The O_NONBLOCK flag is set for the file descriptor and the thread would be delayed in the write operation.
The file descriptor underlying the stream file is not open for writing or the stream's buffer needed to be flushed and the file is not open.
An attempt was made to write a file that exceeds the maximum file size.
An attempt was made to write a file that exceeds the file size limit of the process.
The file is a regular file and an attempt was made to write at or beyond the offset maximum associated with the corresponding stream.
The write operation was terminated due to the receipt of a signal, and no data was transferred.
The whence argument is invalid. The resulting file-position indicator would be set to a negative value.
A physical I/O error has occurred, or the process is a member of a background process group attempting to perform a write() to its controlling terminal, TOSTOP is set, the calling thread is not blocking SIGTTOU, the process is not ignoring SIGTTOU, and the process group of the process is orphaned. This error may also be returned under implementation-defined conditions.
There was no free space remaining on the device containing the file.
For fseek(), the resulting file offset would be a value which cannot be represented correctly in an object of type long.
For fseeko(), the resulting file offset would be a value which cannot be represented correctly in an object of type off_t.
An attempt was made to write to a pipe or FIFO that is not open for reading by any process; a SIGPIPE signal shall also be sent to the thread.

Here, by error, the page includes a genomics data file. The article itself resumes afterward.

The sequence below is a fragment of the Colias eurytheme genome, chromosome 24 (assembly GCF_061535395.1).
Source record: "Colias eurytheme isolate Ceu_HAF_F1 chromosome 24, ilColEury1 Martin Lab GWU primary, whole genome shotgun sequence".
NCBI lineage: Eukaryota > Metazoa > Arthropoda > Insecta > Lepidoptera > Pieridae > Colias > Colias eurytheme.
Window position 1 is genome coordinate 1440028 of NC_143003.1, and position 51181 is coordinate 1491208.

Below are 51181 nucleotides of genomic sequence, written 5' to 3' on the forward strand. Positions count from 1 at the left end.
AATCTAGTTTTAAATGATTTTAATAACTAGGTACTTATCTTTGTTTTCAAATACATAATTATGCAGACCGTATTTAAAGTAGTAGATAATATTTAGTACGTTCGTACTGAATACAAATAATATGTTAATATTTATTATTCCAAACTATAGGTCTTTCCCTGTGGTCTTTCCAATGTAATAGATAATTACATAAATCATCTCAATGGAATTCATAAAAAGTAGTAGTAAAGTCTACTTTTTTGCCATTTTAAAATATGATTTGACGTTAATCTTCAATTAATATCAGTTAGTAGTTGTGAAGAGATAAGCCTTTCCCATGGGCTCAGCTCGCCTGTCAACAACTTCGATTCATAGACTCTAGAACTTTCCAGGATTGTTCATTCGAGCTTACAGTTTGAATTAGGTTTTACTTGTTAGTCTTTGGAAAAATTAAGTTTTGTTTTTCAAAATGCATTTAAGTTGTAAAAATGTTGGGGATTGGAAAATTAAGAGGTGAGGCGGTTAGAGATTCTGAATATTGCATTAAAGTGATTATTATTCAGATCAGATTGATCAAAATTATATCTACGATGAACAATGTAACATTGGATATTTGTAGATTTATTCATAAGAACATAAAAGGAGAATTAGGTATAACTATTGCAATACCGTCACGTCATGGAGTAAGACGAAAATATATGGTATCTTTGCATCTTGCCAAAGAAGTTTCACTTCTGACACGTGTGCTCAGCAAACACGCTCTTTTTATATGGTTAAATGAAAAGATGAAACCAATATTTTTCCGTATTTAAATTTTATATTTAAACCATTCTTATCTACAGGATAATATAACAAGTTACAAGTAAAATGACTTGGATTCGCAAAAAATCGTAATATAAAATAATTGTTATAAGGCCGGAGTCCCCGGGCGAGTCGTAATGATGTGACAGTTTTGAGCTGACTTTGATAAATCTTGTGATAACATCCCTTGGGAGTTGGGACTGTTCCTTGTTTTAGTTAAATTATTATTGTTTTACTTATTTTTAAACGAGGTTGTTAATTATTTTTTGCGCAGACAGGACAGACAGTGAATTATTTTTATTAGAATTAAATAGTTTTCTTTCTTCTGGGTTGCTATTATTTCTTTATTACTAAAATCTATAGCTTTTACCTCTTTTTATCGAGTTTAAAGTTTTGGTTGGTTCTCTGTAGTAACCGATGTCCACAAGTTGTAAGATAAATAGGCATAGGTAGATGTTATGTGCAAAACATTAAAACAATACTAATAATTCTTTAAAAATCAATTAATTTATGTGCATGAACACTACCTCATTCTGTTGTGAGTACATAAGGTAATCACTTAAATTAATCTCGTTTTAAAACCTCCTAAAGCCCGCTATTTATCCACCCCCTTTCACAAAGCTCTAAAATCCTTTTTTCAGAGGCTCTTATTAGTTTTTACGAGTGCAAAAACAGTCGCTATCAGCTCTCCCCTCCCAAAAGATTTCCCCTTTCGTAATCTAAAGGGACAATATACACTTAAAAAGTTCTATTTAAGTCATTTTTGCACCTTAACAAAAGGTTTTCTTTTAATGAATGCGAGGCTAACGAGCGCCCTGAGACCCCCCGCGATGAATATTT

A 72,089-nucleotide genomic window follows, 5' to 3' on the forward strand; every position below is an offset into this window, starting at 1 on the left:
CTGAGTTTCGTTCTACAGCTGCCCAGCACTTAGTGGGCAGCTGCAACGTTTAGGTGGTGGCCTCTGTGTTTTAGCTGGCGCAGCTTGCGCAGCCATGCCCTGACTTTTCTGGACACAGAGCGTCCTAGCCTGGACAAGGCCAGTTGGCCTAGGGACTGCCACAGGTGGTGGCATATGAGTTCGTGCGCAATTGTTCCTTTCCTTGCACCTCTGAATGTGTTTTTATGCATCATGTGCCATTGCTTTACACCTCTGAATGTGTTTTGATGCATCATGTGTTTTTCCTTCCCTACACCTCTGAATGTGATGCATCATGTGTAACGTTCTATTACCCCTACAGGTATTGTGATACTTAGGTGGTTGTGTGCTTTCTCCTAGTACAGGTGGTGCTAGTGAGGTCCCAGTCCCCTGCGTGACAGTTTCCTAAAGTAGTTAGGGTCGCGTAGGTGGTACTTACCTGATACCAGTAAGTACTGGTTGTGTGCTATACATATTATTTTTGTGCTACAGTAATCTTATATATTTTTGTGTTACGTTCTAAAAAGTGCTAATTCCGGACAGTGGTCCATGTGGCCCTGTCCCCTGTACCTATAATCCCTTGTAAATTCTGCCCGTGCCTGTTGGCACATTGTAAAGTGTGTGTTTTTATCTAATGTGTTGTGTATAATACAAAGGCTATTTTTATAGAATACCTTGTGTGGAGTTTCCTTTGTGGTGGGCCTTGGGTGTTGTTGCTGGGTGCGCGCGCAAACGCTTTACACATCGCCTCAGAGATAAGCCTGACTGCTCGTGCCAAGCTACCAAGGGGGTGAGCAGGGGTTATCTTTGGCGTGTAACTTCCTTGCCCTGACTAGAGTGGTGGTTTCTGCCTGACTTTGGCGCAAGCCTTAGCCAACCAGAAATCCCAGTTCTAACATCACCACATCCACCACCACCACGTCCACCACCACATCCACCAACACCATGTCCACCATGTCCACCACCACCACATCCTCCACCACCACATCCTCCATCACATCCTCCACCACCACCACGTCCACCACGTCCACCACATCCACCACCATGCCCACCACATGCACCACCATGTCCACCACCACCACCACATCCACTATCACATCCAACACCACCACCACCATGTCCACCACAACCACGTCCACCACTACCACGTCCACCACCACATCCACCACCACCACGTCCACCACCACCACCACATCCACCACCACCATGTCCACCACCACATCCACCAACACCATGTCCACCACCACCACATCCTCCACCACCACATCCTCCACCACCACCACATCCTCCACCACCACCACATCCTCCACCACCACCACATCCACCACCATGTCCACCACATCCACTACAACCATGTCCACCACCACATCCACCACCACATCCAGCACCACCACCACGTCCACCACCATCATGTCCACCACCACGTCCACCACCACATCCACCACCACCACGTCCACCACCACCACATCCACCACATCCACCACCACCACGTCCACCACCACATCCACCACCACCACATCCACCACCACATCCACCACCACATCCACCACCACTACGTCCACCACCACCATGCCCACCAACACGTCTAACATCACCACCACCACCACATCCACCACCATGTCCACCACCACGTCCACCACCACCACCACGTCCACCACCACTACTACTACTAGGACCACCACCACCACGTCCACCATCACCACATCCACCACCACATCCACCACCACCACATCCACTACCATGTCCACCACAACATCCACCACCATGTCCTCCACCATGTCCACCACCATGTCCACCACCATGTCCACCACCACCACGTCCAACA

The file descriptor underlying stream is associated with a pipe, FIFO, or socket.
The fseek() and fseeko() functions may fail if:
A request was made of a nonexistent device, or the request was outside the capabilities of the device.
The following sections are informative.
Section 2.5, Standard I/O Streams, fopen(), fsetpos(), ftell(), getrlimit(), lseek(), rewind(), ulimit(), ungetc(), write()
The Base Definitions volume of POSIX.1-2017, <stdio.h>
Portions of this text are reprinted and reproduced in electronic form from IEEE Std 1003.1-2017, Standard for Information Technology -- Portable Operating System Interface (POSIX), The Open Group Base Specifications Issue 7, 2018 Edition, Copyright (C) 2018 by the Institute of Electrical and Electronics Engineers, Inc and The Open Group. In the event of any discrepancy between this version and the original IEEE and The Open Group Standard, the original IEEE and The Open Group Standard is the referee document. The original Standard can be obtained online at http://www.opengroup.org/unix/online.html .
Any typographical or formatting errors that appear in this page are most likely to have been introduced during the conversion of the source files to man page format. To report such errors, see https://www.kernel.org/doc/man-pages/reporting_bugs.html .
fmemopen(3p), ftell(3p), rewind(3p), stdin(3p), stdio.h(0p), ungetc(3p), ungetwc(3p).